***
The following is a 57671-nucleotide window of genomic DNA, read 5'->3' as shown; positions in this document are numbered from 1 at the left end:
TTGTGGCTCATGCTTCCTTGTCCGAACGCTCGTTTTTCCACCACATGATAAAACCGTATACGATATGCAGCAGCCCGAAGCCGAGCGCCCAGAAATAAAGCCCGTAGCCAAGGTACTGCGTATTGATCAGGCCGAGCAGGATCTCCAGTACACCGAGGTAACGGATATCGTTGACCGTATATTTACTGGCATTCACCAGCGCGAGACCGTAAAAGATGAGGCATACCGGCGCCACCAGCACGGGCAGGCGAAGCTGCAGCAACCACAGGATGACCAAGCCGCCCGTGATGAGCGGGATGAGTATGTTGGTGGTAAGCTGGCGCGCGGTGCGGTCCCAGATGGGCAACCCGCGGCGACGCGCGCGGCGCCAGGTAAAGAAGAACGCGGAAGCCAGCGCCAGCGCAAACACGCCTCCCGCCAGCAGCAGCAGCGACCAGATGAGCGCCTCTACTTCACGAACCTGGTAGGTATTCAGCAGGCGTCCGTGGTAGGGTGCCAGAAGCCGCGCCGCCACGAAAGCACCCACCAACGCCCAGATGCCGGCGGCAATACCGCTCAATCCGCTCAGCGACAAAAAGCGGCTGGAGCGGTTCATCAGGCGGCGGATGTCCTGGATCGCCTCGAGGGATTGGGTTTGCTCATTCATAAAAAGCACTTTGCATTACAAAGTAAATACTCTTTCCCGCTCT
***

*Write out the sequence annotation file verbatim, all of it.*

The following is a 57671-nucleotide window of genomic DNA, read 5'->3' as shown; positions in this document are numbered from 1 at the left end:
TTGTGGCTCATGCTTCCTTGTCCGAACGCTCGTTTTTCCACCACATGATAAAACCGTATACGATATGCAGCAGCCCGAAGCCGAGCGCCCAGAAATAAAGCCCGTAGCCAAGGTACTGCGTATTGATCAGGCCGAGCAGGATCTCCAGTACACCGAGGTAACGGATATCGTTGACCGTATATTTACTGGCATTCACCAGCGCGAGACCGTAAAAGATGAGGCATACCGGCGCCACCAGCACGGGCAGGCGAAGCTGCAGCAACCACAGGATGACCAAGCCGCCCGTGATGAGCGGGATGAGTATGTTGGTGGTAAGCTGGCGCGCGGTGCGGTCCCAGATGGGCAACCCGCGGCGACGCGCGCGGCGCCAGGTAAAGAAGAACGCGGAAGCCAGCGCCAGCGCAAACACGCCTCCCGCCAGCAGCAGCAGCGACCAGATGAGCGCCTCTACTTCACGAACCTGGTAGGTATTCAGCAGGCGTCCGTGGTAGGGTGCCAGAAGCCGCGCCGCCACGAAAGCACCCACCAACGCCCAGATGCCGGCGGCAATACCGCTCAATCCGCTCAGCGACAAAAAGCGGCTGGAGCGGTTCATCAGGCGGCGGATGTCCTGGATCGCCTCGAGGGATTGGGTTTGCTCATTCATAAAAAGCACTTTGCATTACAAAGTAAATACTCTTTCCCGCTCT